Greg Lukianoff: First Amendment Day Keynote Address
Room 111, Carroll Hall 7:01 pm - 8:00 pm
This year’s keynote speaker will be Greg Lukianoff, president of the Foundation for Individual Rights in Education (FIRE).
For over a generation, shocking cases of censorship at America’s colleges and universities have taught students the wrong lessons about living in a free society. Drawing on a decade of experience battling for freedom of speech on campus, First Amendment lawyer Lukianoff reveals how higher education fails to teach students to become critical thinkers: by stifling open debate, our campuses are supercharging ideological divisions, promoting groupthink and encouraging an unscholarly certainty about complex issues. Moreover, a chilling trend of hostility toward free expression points to a growing expectation of emotional and intellectual comfort, both on and off campus. Free speech as a cultural value, Lukianoff will explain, is being eroded as people across the world increasingly argue not for freedom of speech, but, rather, freedom from speech.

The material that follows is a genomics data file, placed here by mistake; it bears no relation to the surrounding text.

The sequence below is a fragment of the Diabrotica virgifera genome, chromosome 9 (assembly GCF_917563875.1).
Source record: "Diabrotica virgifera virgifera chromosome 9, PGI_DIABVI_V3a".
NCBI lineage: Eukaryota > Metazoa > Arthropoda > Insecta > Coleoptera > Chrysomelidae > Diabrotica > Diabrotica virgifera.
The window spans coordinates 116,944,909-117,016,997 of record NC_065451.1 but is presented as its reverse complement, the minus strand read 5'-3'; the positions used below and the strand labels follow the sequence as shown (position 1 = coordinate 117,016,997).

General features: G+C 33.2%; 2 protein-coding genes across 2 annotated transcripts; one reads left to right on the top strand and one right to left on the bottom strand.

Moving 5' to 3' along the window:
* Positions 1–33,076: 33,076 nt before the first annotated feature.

Lukianoff is the author of Unlearning Liberty: Campus Censorship and the End of American Debate and Freedom From Speech. His writing has appeared in The Washington Post, The New York Times, The Los Angeles Times, The Wall Street Journal and The Boston Globe, in addition to dozens of other publications. He is a regular columnist for The Huffington Post and has appeared on television shows, including the CBS Evening News, Fox & Friends, The Today Show, CNN’s New Day, C-SPAN’s Washington Journal and Stossel. He received the 2008 Playboy Foundation Freedom of Expression Award and the 2010 Ford Hall Forum’s Louis P. and Evelyn Smith First Amendment Award on behalf of FIRE. He is a graduate of American University and Stanford Law School.
Early this year FIRE ranked Carolina one of the 10 worst universities for free speech. You can read about that here.
First Amendment Trivia Contest
Linda’s Bar and Grill 8:30 pm - 10:30 pm